October is Domestic Violence Awareness Month and LGBT people are just as likely to experience abuse or violence from an intimate partner as anyone else.
“It’s an important time to remember that domestic violence impacts the LGBT community and is as prevalent as it is in non-LGBT communities,” says Terra Russell Slavin, the Los Angeles LGBT Center’s deputy director of Policy and Community Building.“The issues still remain far too invisible.”
The Center is home to the nation’s largest and most comprehensive LGBT domestic violence program. Its STOP Domestic Violence and Domestic Violence Legal Advocacy Project offer the services of LGBT specialists including certified counselors and mental health professionals and attorneys.
Susan Holt, program manager of the STOP program, says the violence and abuse can be physical, sexual, psychological, or financial. It is a pattern of behavior in which a partner or former partner tries to control thoughts, beliefs or actions.
“It’s very important for people to understand that they need to see someone who has experience and knowledge and training in working with LGBT domestic violence,” Holt says.
STOP offers such services as survivors’ groups, a court-approved batterers’ intervention program, youth groups, crisis counseling, partner abuse prevention groups and workshops, and referrals to LGBT sensitive shelters and legal services.
“Domestic violence in our community doesn’t look like it does in the heterosexual community,” says Holt. “We have a country, a world full of service providers who don’t really understand the complexities and differences that are unique.”
Developing a Safety Plan
Mary Case, manager of the Center’s Legal Advocacy Project for Survivors, advises that anyone who is in immediate danger call 911. However, an LGBT person who is not in immediate danger can contact the Center to develop a safety plan.
“Every safety plan will look differently for every LGBTQ person, because each experiences different risk factors, including the fear of outing identities like gender identity, immigration status, HIV status, and sexual orientation,” Case explains.
“It can be highly lethal for someone to leave an abusive relationship without a safety plan that considers all of the risk factors their relationship,” she adds.
In addition to specific safety planning, the Center supports clients experiencing domestic violence with referrals to LGBTQ inclusive emergency shelters, advocacy with law enforcement, protective orders, and victims’ compensation.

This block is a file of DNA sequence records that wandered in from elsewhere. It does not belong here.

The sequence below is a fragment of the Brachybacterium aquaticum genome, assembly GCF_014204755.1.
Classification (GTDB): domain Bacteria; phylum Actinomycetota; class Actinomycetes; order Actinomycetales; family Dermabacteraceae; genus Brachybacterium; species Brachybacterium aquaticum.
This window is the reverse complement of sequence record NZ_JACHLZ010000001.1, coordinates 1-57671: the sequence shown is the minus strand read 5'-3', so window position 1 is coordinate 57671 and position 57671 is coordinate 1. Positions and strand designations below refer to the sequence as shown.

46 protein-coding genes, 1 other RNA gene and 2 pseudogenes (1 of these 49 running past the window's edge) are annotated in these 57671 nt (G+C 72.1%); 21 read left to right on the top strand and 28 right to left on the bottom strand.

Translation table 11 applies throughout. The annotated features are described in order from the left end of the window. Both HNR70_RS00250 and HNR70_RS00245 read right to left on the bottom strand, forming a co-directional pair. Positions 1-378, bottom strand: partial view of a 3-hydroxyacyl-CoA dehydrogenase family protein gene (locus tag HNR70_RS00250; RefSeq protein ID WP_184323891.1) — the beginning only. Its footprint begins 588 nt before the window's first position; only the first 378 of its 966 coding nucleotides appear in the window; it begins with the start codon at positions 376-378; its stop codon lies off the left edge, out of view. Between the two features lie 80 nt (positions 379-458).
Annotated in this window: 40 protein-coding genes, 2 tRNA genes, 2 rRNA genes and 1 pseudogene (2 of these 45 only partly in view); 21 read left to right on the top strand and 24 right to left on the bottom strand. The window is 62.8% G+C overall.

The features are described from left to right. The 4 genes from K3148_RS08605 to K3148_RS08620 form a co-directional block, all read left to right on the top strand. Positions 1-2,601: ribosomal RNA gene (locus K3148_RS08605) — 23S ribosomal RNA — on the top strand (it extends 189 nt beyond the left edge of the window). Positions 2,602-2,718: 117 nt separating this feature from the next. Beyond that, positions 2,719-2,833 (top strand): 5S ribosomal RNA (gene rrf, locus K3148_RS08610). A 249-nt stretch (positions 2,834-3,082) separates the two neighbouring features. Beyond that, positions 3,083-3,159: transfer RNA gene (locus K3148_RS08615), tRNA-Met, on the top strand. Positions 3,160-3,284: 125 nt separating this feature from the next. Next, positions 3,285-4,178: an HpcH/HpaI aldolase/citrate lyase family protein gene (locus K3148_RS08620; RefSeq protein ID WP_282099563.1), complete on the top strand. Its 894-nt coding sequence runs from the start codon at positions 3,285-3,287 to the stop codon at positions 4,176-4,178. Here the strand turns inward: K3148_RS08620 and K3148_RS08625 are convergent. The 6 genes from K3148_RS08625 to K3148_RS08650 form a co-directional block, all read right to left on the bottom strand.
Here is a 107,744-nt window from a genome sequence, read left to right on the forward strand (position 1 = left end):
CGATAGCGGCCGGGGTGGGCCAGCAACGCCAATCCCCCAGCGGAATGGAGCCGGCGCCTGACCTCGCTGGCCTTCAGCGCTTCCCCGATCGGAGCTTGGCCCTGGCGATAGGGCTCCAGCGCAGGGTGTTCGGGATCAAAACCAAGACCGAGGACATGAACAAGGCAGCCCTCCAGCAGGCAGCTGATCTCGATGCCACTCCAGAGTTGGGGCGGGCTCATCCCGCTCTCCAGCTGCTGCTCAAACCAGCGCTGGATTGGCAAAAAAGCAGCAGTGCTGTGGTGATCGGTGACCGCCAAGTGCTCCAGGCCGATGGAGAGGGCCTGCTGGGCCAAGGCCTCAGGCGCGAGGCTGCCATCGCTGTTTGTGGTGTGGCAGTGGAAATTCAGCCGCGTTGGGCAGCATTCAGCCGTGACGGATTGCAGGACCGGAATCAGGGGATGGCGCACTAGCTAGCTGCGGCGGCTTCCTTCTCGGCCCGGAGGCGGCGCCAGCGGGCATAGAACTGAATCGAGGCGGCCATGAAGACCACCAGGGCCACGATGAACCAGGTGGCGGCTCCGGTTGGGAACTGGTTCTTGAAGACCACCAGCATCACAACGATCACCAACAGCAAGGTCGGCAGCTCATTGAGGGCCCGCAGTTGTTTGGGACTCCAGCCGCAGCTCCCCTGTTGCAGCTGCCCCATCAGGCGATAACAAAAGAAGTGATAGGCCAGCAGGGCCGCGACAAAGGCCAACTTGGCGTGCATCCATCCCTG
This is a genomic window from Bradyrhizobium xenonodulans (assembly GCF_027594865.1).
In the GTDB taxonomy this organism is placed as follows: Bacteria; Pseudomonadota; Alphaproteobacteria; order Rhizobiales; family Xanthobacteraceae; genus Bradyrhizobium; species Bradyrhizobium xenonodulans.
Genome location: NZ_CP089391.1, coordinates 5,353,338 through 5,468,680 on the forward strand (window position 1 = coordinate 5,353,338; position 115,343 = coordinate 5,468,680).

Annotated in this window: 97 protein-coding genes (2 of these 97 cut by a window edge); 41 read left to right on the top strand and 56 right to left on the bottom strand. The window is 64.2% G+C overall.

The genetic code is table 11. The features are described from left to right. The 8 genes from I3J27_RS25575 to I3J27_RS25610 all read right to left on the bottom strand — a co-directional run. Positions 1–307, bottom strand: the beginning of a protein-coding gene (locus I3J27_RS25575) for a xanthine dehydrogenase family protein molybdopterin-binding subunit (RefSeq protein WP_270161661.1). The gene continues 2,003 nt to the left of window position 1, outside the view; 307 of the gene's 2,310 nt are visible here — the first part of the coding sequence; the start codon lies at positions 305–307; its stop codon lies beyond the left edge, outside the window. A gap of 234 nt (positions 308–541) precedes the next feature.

There are also consultations with attorneys around the dissolution of partnerships, immigration, financial issues, and legal questions around marriage and custody.
“LGBTQ individuals who are in relationships that are legally recognized have all of the same rights as non-LGBTQ people,” Case says. “We work closely with our clients to determine what they feel would be the safest legal options, and then support them in their process.”
Violence Against Women Act set to expire
A deadline is looming for extending the Violence Against Women Act (VAWA), the first and only federal legislation that includes non-discrimination protection for both sexual orientation and gender identity.
WAWA provides funds that go towards the investigation and prosecution of violent crimes against women. It established the Department of Justice’s Office on Violence Against Women and imposed automatic and mandatory restitution on those convicted.
“The act is important to the LGBT community because it is the nation’s most direct response to what we consider gender-based violence,“ explains Slavin, who is a member of a steering committee pushing for VAWA to include sexual assault prevention and additional protections for victims.
The steering committee is also fighting to avoid any rollbacks from what is currently covered in the act. VAWA was first enacted in 1994 and receives about $500 million in funding each year. It must be reauthorized by Congress every five years. It expired in September but was given a two-month extension and is now due to expire on December 7.
VAWA had bipartisan support when it was reauthorized in 2000, 2005, and 2013 but a bill pending in the House of Representatives from Rep. Sheila Jackson Lee currently has no Republican co-sponsors.
If VAWA does expire this year, it won’t be the first time. In 2011 supporters held out as they fought for the inclusion of LGBT provisions which were added when reauthorization finally came in 2013.
The battle over reauthorization comes just as the Republican-controlled U.S. Senate narrowly confirmed Brett Kavanaugh to a seat on the U.S. Supreme Court under a cloud of sexual misconduct allegations. The debate over Kavanaugh deeply divided the nation and came at a time when the Me Too movement against sexual harassment and sexual assault continues unabated.
Slavin acknowledges that the current political environment makes the battle over VAWA reauthorization “really hard.”
“The same group of people responsible for the hearings are in charge of reauthorization,” she says. “The committee has made clear that lawmakers (who voted to confirm Kavanaugh) cannot expect cover via this legislation. That group has essentially come out and said, ‘You can treat survivors of sexual assault badly.’”
Slavin recommends that the public contact their local member of Congress and urge them to support Jackson’s reauthorization bill.
Tips and recommendations for survivors, abusers, or a friend of someone is being abused can be found at lalgbtcenter.org/stop.
Fees are based on a sliding scale and no one is turned away for lack of funds.
After regular business hours, call the 24-hour national domestic violence hotline at 888-799-7233 (SAFE)